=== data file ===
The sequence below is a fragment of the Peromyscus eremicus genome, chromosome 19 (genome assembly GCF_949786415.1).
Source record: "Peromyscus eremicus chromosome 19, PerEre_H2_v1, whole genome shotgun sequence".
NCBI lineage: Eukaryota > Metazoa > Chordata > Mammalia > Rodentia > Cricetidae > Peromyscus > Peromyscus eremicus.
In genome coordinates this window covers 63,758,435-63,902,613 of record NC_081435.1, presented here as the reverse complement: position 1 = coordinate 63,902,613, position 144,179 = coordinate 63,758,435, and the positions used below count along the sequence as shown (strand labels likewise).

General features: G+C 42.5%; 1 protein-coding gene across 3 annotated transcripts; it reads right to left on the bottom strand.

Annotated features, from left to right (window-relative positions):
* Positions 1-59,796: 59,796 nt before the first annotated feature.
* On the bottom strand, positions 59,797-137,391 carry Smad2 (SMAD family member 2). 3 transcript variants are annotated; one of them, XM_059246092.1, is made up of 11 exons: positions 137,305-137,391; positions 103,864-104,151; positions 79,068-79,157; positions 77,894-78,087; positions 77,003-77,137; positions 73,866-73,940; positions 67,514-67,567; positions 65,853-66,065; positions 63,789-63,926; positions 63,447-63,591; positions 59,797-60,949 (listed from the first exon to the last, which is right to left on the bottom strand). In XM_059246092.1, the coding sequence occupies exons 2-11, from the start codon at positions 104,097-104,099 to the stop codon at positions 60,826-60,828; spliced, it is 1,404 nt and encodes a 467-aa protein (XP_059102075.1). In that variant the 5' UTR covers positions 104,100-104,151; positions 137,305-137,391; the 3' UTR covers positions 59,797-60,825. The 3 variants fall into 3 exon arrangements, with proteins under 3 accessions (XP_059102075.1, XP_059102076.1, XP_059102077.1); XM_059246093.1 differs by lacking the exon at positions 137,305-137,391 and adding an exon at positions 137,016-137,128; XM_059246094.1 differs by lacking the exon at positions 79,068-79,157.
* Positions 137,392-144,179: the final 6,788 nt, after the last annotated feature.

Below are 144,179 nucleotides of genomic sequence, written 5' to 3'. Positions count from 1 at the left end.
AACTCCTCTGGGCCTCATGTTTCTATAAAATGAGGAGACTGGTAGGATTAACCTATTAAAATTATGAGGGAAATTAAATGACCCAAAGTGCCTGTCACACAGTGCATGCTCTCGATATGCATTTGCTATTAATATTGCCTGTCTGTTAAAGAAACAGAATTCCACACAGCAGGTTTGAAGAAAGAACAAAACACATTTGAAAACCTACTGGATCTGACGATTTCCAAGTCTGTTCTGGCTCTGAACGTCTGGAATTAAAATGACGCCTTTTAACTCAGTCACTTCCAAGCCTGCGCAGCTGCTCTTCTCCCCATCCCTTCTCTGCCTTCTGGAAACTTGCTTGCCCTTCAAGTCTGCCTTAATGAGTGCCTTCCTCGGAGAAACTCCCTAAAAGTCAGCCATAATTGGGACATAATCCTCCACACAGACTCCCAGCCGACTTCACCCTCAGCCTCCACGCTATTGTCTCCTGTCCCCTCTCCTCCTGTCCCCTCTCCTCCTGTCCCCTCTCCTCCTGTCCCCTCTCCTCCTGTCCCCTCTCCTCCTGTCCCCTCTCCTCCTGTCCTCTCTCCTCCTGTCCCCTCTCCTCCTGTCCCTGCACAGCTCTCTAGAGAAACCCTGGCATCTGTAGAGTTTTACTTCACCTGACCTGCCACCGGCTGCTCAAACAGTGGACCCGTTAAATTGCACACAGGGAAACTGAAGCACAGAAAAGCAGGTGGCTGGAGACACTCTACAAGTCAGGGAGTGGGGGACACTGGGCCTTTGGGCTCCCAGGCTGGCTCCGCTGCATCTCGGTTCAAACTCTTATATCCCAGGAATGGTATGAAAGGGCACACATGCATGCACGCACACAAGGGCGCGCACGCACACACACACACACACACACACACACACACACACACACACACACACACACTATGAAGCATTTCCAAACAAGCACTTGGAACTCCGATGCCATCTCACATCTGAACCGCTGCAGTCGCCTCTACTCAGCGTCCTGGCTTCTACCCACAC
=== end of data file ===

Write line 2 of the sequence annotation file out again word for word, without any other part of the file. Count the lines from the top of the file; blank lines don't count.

Source record: "Peromyscus eremicus chromosome 19, PerEre_H2_v1, whole genome shotgun sequence".